Euro 2016: Northern Ireland's Steven Davis says late mum 'would be so proud of me as I lead team out in France'
EXCLUSIVE: Northern Ireland's captain marvel Steven Davis says the thought of his late mother looking down on him will be an inspiration
Northern Ireland captain Steven Davis has told how the memory of his late mother will inspire him at Euro 2016.
The 31-year-old will lead his country out at their first major tournament for 30 years this weekend, with his family watching proudly from the stands.
But one special person who won't be there to see Davis make history is his mum, Laura.
She passed away in 2008 from cancer aged just 52.
Davis describes his mother as his "biggest fan", and believes she would have been proud to see him lead the team out in France.
"I'll be thinking about my mum who sadly passed away eight years ago," he says, writing in his Euro 2016 column for the Belfast Telegraph.
"I know she would be very proud of me leading the team out in a major tournament."
Laura lost her battle against cancer in November 2008.
She passed away a month after becoming a grandmother for the first time when Davis' wife Tracey gave birth to a baby girl called Chloe.
Her memory will add extra poignancy to what is sure to be an emotional day for Davis this weekend as he captains the side in their opening game against Poland.
The midfielder has made 83 appearances for his country and is a hero to the Green and White Army.
His eight goals include two in a 3-1 win over Greece last October which secured Northern Ireland's place at the Euros.
After that match he dedicated the goals to his late mum.
In his column, Davis again pays tribute to a woman he says was a huge influence on him.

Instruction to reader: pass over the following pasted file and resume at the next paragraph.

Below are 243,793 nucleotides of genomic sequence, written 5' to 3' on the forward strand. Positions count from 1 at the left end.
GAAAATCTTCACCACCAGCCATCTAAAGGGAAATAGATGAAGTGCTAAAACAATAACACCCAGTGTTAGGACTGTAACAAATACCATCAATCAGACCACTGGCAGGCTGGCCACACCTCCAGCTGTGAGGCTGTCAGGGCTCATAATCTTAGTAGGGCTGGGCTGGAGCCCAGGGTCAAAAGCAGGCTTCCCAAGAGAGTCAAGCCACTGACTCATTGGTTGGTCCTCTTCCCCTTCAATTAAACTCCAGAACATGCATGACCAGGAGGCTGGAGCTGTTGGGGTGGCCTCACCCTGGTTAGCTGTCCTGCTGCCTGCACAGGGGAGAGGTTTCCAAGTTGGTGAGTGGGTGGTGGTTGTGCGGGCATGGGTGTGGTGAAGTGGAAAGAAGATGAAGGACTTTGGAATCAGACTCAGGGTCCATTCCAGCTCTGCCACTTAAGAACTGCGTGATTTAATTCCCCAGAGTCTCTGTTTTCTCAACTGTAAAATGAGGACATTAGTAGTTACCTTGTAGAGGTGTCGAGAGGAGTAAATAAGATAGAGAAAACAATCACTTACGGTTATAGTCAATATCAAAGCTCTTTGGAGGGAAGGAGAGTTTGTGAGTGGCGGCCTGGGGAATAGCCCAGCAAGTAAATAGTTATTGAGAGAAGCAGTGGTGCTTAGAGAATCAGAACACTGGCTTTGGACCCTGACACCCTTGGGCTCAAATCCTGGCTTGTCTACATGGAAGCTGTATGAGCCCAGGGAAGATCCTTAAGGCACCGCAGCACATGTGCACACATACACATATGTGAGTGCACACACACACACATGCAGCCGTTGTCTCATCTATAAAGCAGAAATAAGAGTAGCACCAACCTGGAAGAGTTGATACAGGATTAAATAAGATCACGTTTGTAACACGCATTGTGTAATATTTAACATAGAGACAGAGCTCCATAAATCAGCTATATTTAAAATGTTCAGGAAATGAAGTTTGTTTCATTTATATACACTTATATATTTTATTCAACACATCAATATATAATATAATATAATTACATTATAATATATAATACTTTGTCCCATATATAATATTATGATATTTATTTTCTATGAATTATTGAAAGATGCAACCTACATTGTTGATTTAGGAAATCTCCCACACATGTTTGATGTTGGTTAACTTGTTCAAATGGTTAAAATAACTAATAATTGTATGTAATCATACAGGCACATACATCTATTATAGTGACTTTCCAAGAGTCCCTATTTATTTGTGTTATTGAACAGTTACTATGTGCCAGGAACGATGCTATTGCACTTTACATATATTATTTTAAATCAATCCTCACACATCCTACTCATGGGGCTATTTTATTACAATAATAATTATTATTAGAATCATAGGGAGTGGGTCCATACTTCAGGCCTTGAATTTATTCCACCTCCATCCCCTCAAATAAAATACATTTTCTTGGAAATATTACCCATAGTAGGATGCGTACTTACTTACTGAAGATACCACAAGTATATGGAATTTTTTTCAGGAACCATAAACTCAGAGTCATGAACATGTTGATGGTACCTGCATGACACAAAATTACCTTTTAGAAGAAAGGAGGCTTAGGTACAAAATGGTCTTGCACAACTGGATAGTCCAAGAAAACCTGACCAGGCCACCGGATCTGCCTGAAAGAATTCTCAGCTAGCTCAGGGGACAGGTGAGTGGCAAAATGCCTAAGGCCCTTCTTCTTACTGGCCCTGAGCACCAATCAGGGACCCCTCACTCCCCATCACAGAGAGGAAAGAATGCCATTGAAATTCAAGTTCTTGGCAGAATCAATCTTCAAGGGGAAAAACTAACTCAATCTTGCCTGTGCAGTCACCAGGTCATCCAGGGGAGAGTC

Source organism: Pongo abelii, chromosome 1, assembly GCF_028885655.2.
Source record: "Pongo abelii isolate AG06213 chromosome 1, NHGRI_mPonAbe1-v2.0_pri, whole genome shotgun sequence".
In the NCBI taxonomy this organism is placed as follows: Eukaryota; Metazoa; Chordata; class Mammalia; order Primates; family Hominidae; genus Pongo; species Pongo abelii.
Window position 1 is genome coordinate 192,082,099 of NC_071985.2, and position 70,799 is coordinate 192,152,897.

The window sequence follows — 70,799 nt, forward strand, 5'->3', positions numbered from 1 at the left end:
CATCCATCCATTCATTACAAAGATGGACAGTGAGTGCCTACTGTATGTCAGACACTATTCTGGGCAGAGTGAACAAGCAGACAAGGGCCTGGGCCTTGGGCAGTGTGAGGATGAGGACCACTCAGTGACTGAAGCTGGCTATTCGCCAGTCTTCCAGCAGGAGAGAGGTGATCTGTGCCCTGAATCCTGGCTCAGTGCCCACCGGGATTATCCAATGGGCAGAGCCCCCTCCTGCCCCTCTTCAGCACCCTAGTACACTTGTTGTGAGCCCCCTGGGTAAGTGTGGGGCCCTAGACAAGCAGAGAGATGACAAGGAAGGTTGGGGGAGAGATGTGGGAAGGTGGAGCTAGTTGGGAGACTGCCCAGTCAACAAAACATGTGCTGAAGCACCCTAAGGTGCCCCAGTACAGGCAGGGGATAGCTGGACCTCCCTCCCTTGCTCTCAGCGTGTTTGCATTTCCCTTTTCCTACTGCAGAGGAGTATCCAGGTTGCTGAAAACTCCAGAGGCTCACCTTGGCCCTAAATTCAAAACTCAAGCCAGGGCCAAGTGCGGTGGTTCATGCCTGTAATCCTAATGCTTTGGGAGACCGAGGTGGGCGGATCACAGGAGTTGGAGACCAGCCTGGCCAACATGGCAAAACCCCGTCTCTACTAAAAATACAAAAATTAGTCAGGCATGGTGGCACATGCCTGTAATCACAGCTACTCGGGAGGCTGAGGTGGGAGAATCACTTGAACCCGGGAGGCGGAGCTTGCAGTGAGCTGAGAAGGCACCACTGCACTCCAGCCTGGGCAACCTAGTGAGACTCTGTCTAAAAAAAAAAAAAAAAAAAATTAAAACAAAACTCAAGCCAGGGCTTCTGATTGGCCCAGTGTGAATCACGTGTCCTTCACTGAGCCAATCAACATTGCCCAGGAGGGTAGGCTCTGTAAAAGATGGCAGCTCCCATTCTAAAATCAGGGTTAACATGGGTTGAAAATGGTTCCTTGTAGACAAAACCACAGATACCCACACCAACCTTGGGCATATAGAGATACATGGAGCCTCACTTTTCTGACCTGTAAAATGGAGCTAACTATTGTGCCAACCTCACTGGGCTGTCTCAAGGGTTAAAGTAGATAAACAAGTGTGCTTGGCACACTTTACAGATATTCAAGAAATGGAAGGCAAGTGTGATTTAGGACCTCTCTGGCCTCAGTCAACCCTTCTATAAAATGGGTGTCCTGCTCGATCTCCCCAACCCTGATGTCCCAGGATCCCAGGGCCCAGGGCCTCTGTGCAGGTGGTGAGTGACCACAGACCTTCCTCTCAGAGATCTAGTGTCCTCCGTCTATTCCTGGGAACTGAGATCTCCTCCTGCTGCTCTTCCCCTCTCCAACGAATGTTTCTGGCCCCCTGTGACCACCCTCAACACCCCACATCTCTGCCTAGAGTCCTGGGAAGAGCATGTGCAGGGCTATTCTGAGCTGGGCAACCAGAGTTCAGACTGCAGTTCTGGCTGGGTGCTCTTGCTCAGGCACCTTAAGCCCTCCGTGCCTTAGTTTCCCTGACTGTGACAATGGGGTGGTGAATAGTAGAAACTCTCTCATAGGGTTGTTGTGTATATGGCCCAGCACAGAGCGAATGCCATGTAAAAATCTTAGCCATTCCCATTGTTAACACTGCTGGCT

He believes she will be watching down with pride when he leads the team out in Nice on Sunday.
"My mum was my biggest fan in the stands," he adds.
"When we qualified for the finals last September I dedicated my goals to her because she meant so much to me.
"She was a huge influence on my career and my life and it will be lovely to think that she will be looking down on me, cheering us on."
Davis says he is full of pride at the prospect of becoming only the fourth player to lead Northern Ireland out at a major finals, describing it as "the stuff of dreams".
"To follow in the footsteps of great names like Danny Blanchflower, Martin O'Neill and Sammy McIlroy who captained Northern Ireland at World Cups in 1958, 1982 and 1986 respectively, is an incredible honour for both me and my family," he adds.
Wife Tracey and their daughters, Chloe and Kaia, will be in the stadium along with his father David, brother Richard and other family members. "It is going to be a special occasion for us all," he says, adding: "It'll be great to have my family at the match. They all mean the world to me."
Davis revealed he will be revisiting part of his past as a young footballer this summer.
"My first time abroad was actually in France when I was just a young boy and lucky enough to be picked for a Northern Ireland select side to play in a four-team tournament prior to the 1998 World Cup.
"To be back as captain of my country 18 years later at a competition as big as Euro 2016 is the stuff of dreams."
Davis paid tribute to the fans, 40,000 of whom are expected in France to cheer on Northern Ireland in the coming days. He also revealed he has received good luck messages from golf stars Graeme McDowell and Darren Clarke.
He says the prospect of playing at Euro 2016 will be an "unbelievable experience" - but insists Northern Ireland mean business.
"We are going out there to get good results. This is not a holiday for us," he continued.
Davis added: "We are 12 matches unbeaten entering this tournament and want to keep that run going and make a great start to Euro 2016.
"People may have us down as the underdogs in our group but our aim is to reach the knockout stages and take it from there.
"I know the country is behind us every step of the way and I'd like to take this opportunity to thank everyone who has sent messages on Twitter or elsewhere to me and the team wishing us well in France. It means a lot to all of us."